Friday, March 23, 2012

Lotte Strawberry Custard Cake

Despite the impressions of those who don't actually live in Japan, who believe that every trip to the "konbini" (convenience store) is a delightful parade of wasabi KitKats, cucumber Pepsis, and kinako Doritos, most of the variations on snacks here are pretty boring. It'd be like the movie "Groundhog Day", before Bill Murray figures out that he can use the time to actually have new and different experiences and improve himself.

Most varieties are seasonally oriented with sakura (cherry, sort of) being on the shelves right now, and strawberry being the year-round favorite way to spice up the mainstream versions of everything. In the U.S., I think this is also common. If it works in its pure form, try it again with strawberry. In Japan, the next phase is to do it with green tea. In the U.S., it tends to be making it with peanut butter next time around. 

It is clear that fake strawberry seems to be a world-wide crowd pleaser and my husband wanted to try this one. Well, he wanted to try it and play a UFO Catcher game (crane/claw game) for fun and this was a reasonably acceptable prize. That means I paid for this without buying it in a store, but these are readily available in supermarkets all over Japan. If they aren't currently available, you can rest-assured that they'll come back in the rotation again soon enough. It is as inevitable as the tides, and smutty jokes on The Impulsive Buy by Marvo. 

Pitting a Lotte Custard cake against the likes of these would be like pitting a donkey in a race with a champion thoroughbred. 

I favorably reviewed Lotte's original custard cake taking it at face value. That is, I didn't compare it to beautifully made hand-designed cakes. It's important to remember that 6 shelf stable packaged cakes for tossing into a backpack or desk drawer aren't meant to rival something from the fancy cake shop that you can't shop at because each of them costs more than your usual lunch at Subway (note: I did not buy the pictured cakes, but was given them as a gift by a generous student).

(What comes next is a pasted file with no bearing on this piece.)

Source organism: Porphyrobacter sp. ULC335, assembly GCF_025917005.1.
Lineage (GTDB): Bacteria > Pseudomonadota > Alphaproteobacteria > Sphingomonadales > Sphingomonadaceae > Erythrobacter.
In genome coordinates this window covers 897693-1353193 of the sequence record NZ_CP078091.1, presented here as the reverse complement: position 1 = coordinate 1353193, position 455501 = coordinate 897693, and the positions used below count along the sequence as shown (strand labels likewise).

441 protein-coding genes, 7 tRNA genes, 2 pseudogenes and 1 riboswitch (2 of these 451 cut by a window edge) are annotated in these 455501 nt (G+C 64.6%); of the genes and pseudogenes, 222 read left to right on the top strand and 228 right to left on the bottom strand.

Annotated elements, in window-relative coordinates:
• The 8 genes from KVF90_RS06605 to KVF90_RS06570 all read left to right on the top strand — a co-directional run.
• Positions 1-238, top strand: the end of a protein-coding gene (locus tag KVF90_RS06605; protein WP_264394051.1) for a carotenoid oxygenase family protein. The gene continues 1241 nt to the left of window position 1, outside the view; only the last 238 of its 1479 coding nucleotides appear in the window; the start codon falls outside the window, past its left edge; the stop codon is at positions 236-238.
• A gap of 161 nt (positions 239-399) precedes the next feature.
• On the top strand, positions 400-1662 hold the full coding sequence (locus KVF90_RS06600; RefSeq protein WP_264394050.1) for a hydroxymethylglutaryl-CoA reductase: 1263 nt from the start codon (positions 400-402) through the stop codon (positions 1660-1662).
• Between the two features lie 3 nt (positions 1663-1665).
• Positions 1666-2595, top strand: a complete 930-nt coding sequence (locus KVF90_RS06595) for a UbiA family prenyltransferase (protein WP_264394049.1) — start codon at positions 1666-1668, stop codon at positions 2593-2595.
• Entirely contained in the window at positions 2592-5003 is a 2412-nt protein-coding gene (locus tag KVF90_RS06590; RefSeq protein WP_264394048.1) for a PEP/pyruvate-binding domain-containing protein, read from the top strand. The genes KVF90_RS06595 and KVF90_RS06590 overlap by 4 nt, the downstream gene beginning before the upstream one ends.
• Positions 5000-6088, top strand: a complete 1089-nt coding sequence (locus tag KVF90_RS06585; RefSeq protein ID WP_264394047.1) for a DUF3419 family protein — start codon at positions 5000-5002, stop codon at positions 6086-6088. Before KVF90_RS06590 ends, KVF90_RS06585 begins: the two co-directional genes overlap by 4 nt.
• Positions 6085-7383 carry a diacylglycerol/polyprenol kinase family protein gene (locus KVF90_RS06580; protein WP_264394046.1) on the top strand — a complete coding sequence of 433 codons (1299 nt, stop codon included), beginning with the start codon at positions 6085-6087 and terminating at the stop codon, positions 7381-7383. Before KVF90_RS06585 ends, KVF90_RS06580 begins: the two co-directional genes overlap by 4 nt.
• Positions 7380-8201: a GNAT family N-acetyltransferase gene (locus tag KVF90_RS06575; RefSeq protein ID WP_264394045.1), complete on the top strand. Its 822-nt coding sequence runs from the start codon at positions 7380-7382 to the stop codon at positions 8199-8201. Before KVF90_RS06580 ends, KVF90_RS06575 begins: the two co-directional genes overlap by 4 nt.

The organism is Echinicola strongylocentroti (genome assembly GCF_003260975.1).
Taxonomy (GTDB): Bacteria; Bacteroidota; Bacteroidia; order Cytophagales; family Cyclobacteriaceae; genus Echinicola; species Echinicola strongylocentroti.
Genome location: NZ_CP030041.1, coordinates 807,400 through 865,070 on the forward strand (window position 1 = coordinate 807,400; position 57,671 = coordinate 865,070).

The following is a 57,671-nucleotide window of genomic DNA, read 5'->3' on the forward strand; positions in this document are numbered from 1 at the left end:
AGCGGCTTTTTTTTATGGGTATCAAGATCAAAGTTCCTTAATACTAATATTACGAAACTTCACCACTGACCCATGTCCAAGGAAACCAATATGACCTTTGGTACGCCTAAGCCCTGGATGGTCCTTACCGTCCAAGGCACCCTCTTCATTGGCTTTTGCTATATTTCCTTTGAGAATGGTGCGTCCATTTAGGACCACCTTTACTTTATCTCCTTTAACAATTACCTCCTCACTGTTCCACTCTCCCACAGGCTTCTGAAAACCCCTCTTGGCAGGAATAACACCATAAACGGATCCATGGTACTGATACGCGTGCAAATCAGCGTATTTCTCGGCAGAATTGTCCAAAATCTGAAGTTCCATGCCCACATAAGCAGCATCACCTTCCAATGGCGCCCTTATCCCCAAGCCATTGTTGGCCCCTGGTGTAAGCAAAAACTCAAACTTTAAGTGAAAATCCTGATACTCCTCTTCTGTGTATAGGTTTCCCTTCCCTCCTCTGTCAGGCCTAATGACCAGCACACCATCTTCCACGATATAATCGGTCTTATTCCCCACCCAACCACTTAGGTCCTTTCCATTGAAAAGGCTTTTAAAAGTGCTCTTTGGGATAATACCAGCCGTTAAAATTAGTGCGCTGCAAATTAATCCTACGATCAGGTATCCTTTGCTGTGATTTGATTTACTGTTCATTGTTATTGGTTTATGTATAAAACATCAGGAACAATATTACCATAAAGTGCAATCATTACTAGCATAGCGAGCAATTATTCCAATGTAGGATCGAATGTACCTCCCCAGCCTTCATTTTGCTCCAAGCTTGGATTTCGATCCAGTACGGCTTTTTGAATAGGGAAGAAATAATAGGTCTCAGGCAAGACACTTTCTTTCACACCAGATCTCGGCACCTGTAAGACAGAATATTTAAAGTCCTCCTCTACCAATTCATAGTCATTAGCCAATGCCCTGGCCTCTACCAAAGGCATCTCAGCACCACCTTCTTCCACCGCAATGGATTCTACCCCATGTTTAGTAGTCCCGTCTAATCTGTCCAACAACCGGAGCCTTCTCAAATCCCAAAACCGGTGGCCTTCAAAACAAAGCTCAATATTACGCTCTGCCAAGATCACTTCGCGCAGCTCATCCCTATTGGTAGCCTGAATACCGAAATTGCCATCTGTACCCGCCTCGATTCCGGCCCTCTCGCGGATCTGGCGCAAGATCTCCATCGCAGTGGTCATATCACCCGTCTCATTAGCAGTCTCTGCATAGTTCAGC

The strawberry version was just as "good" as the plain version in that it was a serviceable sponge cake with cream filling that had the air of preservation in its foil confines. However, there were 6 cakes in the box and only one of them had a decent amount of well spread strawberry on top of the cream. The remainder had just a smidge off to one side. This didn't in any way make them less pleasant, but if you were in it for the strawberry, you'd be bound to be just a little disappointed. The one cake which did have a reasonable amount of strawberry reminded me of the cheap disc-shaped sponge cakes with an indentation in the middle that my mother used to buy in 6-packs for strawberry shortcake. We'd make them by putting a modest amount of berries in the center, a heap of sugar, and then pouring whole milk on them for a soggy treat. It was good in the way that cheap things can sometimes be good despite not actually resembling honest "food". 

I enjoyed these much as liked their plain sibling, but the truth is that I probably wouldn't buy this particular version again. If all of them had as much strawberry goo distribution as the one "winner" in the box, I'd buy a box again for the nostalgia reminder from my childhood. As it is, I think I'd just as soon go with the regular version since they can't get their machines to squeeze out the strawberry properly.

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